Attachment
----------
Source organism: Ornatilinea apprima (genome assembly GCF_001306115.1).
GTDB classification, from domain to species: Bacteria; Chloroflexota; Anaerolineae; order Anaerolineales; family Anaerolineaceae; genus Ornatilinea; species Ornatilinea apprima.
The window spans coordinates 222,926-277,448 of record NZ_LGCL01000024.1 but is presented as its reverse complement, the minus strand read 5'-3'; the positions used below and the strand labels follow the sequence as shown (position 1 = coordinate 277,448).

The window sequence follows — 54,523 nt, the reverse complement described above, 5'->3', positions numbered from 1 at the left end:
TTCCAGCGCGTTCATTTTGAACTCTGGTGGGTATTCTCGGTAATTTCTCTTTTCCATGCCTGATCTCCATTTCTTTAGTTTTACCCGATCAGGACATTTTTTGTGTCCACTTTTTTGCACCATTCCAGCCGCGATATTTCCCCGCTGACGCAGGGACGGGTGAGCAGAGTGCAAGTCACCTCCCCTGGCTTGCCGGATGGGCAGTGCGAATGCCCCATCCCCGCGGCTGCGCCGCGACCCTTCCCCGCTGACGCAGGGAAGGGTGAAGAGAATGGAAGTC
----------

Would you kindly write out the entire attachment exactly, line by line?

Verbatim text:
Source organism: Ornatilinea apprima (genome assembly GCF_001306115.1).
GTDB classification, from domain to species: Bacteria; Chloroflexota; Anaerolineae; order Anaerolineales; family Anaerolineaceae; genus Ornatilinea; species Ornatilinea apprima.
The window spans coordinates 222,926-277,448 of record NZ_LGCL01000024.1 but is presented as its reverse complement, the minus strand read 5'-3'; the positions used below and the strand labels follow the sequence as shown (position 1 = coordinate 277,448).

The window sequence follows — 54,523 nt, the reverse complement described above, 5'->3', positions numbered from 1 at the left end:
TTCCAGCGCGTTCATTTTGAACTCTGGTGGGTATTCTCGGTAATTTCTCTTTTCCATGCCTGATCTCCATTTCTTTAGTTTTACCCGATCAGGACATTTTTTGTGTCCACTTTTTTGCACCATTCCAGCCGCGATATTTCCCCGCTGACGCAGGGACGGGTGAGCAGAGTGCAAGTCACCTCCCCTGGCTTGCCGGATGGGCAGTGCGAATGCCCCATCCCCGCGGCTGCGCCGCGACCCTTCCCCGCTGACGCAGGGAAGGGTGAAGAGAATGGAAGTC